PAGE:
Bezmozgis shows the blurring of lines and the complications that arise as people enter the Free World and ultimately become Free People. In cases like that of a family friend, Lyova, who is no longer branded an refugee, getting a visa to America proves even more difficult as he is now a "free man in a free world."

Lyova might be my favorite character in this book. My complaint would probably be that we don't see enough of his story, except we aren't really supposed to — he's a passing character. He's kind of a tool Bezmozgis uses — he provides introductions for the characters and his predicament brings forth the bigger questions of freedom outside the USSR. Maybe one day he'll get a spin-off book.

On the other hand, there's Karl. With most of the adult characters there was a certain amount of understanding after a while, but I feel like we never reach that point with Karl. He remains a mystery and almost feels like a villain because of it. We don't know what's going on in his mind.

There was less of a driving plot in this book, but it was very strong on character development most of the time. The characters don't move so far, so the readers only get to see a small slice of the journey.

I'm still a bit confused about character motivation of one part — what was the point of all that business with Iza Judo and was it related to the Masha fiasco? If anyone has an answer to this, please let me know because I'm still in the dark about that.

I picked up Girl, Interrupted from the library yesterday and started it today. I only have around 30 pages left, so I'll probably finish that tonight and review tomorrow or the day after. It's been a quick, easy read thusfar.

Don't forget to vote for Bluestocking Revolution on the Independent Book Blogger Awards on Goodreads.

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Sunday, April 8, 2012

My friend and I were talking about Game of Thrones. I've kind of halted with the series and gotten caught up with reading all of the other books I have out of the library, so I'm still only a few hundred pages into the second book.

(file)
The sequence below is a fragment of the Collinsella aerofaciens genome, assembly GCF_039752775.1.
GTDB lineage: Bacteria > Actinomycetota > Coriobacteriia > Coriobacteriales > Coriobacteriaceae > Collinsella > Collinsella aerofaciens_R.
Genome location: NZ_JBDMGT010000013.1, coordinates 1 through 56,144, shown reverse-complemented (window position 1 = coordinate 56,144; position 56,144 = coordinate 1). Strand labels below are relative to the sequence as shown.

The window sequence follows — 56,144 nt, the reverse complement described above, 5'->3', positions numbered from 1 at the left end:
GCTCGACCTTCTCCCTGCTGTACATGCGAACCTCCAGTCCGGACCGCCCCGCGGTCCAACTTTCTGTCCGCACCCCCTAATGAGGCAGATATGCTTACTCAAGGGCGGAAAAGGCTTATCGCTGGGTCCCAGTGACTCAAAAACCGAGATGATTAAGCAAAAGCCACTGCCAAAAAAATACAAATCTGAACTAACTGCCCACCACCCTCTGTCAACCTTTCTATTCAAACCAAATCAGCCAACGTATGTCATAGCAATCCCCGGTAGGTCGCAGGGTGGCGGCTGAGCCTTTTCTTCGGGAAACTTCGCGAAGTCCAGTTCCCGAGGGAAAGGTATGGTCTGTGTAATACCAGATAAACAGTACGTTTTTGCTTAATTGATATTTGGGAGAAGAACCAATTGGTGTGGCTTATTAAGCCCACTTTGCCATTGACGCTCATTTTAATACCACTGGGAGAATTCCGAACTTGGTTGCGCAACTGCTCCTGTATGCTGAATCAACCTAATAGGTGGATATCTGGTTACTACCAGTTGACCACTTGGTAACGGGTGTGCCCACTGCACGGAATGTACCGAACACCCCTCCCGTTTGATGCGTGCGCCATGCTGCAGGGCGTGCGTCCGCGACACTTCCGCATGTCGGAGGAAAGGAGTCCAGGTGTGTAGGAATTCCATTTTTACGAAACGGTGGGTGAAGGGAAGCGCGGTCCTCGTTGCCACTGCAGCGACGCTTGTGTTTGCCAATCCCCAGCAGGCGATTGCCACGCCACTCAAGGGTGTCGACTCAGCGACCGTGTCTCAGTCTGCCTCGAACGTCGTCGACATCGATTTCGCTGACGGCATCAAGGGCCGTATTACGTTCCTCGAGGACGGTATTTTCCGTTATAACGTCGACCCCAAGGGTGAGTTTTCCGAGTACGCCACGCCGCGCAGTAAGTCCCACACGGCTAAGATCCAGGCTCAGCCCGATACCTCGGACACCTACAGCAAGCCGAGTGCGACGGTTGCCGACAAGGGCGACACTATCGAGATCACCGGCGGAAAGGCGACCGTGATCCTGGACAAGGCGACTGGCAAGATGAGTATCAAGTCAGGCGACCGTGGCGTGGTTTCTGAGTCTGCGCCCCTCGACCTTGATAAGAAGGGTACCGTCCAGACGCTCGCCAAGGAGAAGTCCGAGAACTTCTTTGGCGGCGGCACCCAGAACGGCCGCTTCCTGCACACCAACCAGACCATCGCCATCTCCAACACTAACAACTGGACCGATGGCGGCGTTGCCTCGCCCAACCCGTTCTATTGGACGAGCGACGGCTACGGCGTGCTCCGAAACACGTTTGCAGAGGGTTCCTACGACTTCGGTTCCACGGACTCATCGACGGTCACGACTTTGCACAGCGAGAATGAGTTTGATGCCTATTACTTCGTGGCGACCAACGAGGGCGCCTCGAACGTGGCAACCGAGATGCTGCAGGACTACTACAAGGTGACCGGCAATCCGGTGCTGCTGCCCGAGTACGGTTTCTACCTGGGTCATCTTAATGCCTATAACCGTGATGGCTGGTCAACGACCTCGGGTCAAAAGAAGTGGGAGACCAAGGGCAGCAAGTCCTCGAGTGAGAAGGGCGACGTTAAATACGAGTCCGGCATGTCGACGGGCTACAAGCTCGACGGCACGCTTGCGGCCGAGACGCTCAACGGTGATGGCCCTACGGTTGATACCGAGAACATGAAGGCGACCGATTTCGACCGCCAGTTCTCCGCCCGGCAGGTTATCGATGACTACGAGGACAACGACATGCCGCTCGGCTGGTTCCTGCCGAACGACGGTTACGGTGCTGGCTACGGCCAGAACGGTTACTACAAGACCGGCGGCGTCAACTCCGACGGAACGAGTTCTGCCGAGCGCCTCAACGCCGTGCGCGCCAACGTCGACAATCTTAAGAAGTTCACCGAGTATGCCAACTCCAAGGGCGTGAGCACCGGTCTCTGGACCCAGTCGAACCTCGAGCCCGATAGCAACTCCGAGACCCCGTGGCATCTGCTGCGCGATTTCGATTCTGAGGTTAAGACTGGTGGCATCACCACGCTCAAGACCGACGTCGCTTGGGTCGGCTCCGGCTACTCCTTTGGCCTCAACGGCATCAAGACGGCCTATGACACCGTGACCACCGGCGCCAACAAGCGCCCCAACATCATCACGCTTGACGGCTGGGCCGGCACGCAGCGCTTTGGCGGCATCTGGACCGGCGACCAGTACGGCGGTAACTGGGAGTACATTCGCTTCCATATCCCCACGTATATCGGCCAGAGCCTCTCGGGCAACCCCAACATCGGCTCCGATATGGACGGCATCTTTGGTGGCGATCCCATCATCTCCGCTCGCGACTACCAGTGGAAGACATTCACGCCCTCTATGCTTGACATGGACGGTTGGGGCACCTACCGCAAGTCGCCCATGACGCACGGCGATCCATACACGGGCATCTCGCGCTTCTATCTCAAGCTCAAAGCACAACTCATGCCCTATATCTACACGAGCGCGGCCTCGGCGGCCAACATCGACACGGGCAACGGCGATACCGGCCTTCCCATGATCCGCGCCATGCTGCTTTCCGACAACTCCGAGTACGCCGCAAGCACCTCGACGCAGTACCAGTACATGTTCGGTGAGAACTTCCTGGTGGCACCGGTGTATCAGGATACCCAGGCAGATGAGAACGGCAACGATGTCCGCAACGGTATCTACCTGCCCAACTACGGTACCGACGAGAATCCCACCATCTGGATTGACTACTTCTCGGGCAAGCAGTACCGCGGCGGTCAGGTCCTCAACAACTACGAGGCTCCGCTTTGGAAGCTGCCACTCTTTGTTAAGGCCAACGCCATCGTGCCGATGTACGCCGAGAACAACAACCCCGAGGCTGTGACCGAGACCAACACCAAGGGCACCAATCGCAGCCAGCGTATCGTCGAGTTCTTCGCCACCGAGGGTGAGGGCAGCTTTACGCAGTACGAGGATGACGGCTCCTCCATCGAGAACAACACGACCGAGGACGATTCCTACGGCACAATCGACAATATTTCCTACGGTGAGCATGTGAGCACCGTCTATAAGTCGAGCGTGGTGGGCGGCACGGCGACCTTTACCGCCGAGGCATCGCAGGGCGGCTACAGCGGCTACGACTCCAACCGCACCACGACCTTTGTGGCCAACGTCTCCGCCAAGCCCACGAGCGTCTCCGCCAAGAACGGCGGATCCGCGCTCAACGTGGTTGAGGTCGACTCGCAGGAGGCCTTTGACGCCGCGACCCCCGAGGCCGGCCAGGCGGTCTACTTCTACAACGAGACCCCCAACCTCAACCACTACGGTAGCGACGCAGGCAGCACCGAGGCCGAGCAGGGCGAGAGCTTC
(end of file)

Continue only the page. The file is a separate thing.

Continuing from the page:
Yesterday I went over to her house to start watching the HBO series. We ended up watching the entire first season. In one sitting. Have I mentioned that I'm not very good with moderation, self-control, etc.? It's just so good

Needless to say, I returned home at 3:30 in the morning and commenced re-reading the first book (because at that point I had to start at the beginning). I'm reading another book, The Free World, by David Bezmozgis, so I'm switching back and forth. And I've been meaning to re-read The Hunger Games. So many books, so little time. Well, now that I don't have a job, I guess I have more time to read...

In other news, I've entered the Goodreads Independent Book Blogger Awards, so vote for me please! You know you want to read about my adventures at Book Expo America.

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Saturday, April 7, 2012

The Night Circus, way after the fact

I finished The Night Circus a while ago, wrote this review a while ago, and then forgot to post it. Whoops. Better late than never.

Most of the people I've spoken to about this book have very strong feelings about it. Love it or hate it, there are no feelings in the middle. I can kind of understand how it inspires those feelings, yet I am irrevocably indecisive, so I still find myself mostly in the middle of the road. 

I enjoyed reading the book. It held my interest and I didn't really feel that the story lagged or the plot fell apart. That being said, I do take issue with some aspects of the book.

Most of the story is supposed to be set in the late 1800s/early 1900s. Other than women wearing gowns instead of dresses and the characters speaking with fewer contractions there is really no sense of this whatsoever. I understand that this is a different side of that era and Morgenstern is trying to show us a bit of the fantastic, but if you're going to go through the trouble to set that sort of scene, there needs to be more follow-through. 

The challenge concept was a good idea, but there wasn't really the right balance of conflict throughout. At times there was so much focus on the challenge that there was a complete halt to the story, at others, the challenge seemed entirely forgotten. There was just a bit of a balance issue.